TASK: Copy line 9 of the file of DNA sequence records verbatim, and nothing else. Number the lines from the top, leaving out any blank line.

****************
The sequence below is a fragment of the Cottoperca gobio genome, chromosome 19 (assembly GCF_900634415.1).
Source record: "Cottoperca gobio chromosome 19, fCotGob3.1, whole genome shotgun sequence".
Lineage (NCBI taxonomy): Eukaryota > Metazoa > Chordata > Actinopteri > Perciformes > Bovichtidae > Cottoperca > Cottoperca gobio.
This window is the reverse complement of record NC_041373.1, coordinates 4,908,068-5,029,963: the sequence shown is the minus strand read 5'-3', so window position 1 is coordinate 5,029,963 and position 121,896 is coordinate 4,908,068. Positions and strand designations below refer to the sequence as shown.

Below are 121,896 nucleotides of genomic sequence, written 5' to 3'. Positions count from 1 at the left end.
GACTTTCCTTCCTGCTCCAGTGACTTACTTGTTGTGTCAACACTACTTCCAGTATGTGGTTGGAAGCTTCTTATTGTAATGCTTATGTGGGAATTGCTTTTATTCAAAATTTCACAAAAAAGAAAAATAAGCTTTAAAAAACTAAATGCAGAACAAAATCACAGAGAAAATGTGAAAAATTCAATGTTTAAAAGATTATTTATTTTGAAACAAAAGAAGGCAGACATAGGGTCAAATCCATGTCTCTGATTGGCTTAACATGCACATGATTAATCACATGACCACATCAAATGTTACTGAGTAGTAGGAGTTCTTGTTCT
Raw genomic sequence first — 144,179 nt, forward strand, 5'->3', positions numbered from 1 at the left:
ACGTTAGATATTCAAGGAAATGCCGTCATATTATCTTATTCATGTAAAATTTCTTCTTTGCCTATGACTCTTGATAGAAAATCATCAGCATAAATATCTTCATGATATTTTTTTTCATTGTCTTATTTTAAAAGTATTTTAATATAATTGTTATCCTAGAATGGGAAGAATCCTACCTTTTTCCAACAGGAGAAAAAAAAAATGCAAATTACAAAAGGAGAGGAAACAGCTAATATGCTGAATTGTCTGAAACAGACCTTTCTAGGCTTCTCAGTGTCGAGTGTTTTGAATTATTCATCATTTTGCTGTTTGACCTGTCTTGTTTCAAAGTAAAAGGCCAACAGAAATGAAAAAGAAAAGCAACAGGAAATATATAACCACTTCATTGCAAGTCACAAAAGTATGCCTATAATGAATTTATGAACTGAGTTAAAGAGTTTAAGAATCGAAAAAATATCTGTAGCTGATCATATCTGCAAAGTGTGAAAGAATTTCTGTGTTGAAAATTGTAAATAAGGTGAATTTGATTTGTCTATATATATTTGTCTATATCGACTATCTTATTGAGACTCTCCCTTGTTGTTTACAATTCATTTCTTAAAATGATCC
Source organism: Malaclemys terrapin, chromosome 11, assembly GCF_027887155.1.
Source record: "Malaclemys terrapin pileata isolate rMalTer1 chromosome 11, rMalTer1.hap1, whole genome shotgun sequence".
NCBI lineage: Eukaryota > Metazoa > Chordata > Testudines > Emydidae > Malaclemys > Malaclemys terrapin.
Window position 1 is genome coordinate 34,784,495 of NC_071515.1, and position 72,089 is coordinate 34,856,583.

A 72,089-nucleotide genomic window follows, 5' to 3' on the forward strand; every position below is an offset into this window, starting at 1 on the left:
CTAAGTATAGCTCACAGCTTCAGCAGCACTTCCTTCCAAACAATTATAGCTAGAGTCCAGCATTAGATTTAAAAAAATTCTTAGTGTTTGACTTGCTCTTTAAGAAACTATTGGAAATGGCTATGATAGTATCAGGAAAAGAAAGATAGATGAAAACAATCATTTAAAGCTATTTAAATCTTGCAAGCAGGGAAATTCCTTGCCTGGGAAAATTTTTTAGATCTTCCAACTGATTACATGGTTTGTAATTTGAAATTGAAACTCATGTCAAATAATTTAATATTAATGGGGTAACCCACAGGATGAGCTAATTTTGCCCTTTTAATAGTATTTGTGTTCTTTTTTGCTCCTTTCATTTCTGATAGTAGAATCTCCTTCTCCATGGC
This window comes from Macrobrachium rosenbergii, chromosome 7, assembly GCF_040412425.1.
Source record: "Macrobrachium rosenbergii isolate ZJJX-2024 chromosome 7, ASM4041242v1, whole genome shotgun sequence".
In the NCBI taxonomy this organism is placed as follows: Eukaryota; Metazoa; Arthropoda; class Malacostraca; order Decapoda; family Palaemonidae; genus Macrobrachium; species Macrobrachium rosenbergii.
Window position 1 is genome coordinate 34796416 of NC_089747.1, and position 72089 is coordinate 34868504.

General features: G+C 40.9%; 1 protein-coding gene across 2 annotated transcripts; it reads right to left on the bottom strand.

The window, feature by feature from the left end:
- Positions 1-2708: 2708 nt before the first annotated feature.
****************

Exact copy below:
Source organism: Malaclemys terrapin, chromosome 11, assembly GCF_027887155.1.